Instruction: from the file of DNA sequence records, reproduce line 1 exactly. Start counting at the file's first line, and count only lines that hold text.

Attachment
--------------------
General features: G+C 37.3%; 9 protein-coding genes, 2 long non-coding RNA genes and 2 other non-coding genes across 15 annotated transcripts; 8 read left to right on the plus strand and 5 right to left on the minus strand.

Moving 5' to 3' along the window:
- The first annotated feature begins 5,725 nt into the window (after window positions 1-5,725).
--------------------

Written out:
General features: G+C 37.3%; 9 protein-coding genes, 2 long non-coding RNA genes and 2 other non-coding genes across 15 annotated transcripts; 8 read left to right on the plus strand and 5 right to left on the minus strand.